Share Email Print
cover

Proceedings Paper

Performance scaling laws for adaptive optics systems
Author(s): Larry E. Goad
Format Member Price Non-Member Price
PDF $14.40 $18.00
cover GOOD NEWS! Your organization subscribes to the SPIE Digital Library. You may be able to download this paper for free. Check Access

Paper Abstract

A performance prediction model for ground-based adaptive optics systems has been developed which permits the optimization of the spatial and temporal system response at a fixed throughput. The temporal response of the system is approximated to be that of a single-pole filter with a time constant (tau) . Approximate fits to actuator influence functions are used to model the adaptive mirror response, which is included as a high-pass spatial filter of the incident wavefront. The incident wavefront is also assumed to be spatially filtered by the sampling apertures of the wavefront sensor. The computed rms deviation of the corrected wavefront is used as the system performance measure. This system performance is parameterized in terms of the throughput a2v(tau) , where a is the actuator spacing and subaperture size and v is the pseudo-wind speed characteristic of the turbulence producing the wavefront aberrations, and the ratio of the temporal and spatial sampling intervals v(tau) /a. For large aperture telescopes with D >> r0, the performance curves are found to be independent of D and the optimal spatial and temporal bandwidths may be readily selected for the desired throughput, this parameterization provides a simple means of evaluating total system performance from typical wavefront sensor noise models.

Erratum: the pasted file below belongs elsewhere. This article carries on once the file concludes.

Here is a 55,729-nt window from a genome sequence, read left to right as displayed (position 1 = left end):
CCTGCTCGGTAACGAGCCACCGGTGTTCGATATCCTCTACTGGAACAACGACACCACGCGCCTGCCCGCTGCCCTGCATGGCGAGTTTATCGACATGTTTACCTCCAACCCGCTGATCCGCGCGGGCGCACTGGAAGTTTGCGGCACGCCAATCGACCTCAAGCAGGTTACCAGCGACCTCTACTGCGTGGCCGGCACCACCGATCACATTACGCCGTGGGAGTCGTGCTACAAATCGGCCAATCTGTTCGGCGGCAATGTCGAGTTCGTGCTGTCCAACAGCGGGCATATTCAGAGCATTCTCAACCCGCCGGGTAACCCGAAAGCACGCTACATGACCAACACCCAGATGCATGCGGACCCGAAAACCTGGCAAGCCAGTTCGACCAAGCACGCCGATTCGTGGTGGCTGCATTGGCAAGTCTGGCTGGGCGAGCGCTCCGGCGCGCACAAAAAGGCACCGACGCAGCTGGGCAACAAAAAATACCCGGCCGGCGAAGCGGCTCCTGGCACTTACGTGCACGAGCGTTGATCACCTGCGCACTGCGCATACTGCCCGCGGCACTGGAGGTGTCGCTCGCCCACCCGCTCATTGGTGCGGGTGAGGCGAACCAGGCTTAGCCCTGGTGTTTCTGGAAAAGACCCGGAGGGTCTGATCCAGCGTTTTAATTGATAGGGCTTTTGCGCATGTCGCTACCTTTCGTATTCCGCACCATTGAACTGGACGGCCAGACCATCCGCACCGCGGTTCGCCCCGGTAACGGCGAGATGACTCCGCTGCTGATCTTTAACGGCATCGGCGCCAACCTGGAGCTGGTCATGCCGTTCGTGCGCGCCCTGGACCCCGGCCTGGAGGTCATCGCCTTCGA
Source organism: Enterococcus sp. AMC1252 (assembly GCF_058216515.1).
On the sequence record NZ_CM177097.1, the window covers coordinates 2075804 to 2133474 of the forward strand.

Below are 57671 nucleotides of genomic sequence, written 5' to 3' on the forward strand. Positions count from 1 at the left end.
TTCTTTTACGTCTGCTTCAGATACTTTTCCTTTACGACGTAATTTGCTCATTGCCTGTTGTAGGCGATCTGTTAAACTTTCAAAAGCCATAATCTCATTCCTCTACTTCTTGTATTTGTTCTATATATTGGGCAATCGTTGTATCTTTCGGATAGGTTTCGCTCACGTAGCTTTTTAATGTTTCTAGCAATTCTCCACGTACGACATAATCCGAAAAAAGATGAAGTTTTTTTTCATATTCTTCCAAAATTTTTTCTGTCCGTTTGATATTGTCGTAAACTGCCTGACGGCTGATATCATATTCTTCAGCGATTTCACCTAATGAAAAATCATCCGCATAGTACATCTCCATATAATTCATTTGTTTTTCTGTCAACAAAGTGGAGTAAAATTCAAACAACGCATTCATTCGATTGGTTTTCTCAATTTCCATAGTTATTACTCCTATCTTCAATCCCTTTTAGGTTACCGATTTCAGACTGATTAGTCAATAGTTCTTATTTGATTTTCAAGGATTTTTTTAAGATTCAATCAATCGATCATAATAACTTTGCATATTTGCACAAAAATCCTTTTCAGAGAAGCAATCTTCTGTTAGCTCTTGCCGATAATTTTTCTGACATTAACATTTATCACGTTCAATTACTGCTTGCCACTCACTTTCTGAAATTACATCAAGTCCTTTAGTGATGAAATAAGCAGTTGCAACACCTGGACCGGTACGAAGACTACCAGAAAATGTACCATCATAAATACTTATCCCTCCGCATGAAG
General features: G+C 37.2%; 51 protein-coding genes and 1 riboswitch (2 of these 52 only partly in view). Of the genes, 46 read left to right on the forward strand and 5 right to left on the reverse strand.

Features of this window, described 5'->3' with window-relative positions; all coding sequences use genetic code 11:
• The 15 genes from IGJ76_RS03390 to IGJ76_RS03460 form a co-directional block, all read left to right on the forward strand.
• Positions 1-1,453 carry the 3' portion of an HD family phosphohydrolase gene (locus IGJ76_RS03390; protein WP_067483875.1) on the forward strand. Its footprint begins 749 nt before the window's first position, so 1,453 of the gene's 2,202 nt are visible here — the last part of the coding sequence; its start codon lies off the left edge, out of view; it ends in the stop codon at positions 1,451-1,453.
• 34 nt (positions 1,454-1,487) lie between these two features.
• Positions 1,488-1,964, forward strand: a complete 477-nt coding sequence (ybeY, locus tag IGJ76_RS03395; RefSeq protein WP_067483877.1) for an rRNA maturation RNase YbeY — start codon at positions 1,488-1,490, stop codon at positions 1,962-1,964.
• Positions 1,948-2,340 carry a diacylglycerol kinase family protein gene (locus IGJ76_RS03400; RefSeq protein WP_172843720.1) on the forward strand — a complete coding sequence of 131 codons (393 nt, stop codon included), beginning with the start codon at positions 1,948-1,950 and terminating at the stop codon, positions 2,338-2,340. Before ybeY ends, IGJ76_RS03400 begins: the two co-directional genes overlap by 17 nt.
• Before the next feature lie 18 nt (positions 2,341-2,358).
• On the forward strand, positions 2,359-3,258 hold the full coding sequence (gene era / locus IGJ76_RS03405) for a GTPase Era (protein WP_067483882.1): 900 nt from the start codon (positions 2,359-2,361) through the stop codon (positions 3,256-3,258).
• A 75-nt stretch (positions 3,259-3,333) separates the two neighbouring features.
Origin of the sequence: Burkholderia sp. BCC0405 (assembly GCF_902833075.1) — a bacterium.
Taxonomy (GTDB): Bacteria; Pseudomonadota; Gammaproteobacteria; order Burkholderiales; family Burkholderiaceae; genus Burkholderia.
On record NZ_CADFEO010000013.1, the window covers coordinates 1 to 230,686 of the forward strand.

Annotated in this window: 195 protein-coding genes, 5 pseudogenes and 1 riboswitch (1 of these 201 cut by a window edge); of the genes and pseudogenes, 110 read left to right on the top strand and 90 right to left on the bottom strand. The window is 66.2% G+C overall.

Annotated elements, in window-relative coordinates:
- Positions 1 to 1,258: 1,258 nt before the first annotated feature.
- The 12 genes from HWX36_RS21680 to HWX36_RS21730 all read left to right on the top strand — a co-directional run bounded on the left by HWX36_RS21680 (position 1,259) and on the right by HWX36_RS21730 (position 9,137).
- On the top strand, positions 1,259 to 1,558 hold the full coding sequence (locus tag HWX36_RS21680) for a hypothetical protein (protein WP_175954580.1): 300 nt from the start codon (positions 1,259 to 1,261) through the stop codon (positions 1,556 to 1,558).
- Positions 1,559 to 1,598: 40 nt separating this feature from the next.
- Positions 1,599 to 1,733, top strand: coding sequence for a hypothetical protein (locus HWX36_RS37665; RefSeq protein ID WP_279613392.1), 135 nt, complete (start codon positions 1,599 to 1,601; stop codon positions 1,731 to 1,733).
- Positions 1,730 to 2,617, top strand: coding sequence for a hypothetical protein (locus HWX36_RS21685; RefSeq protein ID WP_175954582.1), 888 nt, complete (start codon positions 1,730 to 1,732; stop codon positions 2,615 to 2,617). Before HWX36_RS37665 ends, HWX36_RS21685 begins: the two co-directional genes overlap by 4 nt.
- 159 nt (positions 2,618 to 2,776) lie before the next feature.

Paper Details

Date Published: 25 August 1993
PDF: 7 pages
Proc. SPIE 1920, Active and Adaptive Optical Components and Systems II, (25 August 1993); doi: 10.1117/12.152653
Show Author Affiliations
Larry E. Goad, Litton Itek Optical Systems (United States)


Published in SPIE Proceedings Vol. 1920:
Active and Adaptive Optical Components and Systems II
Mark A. Ealey, Editor(s)

© SPIE. Terms of Use
Back to Top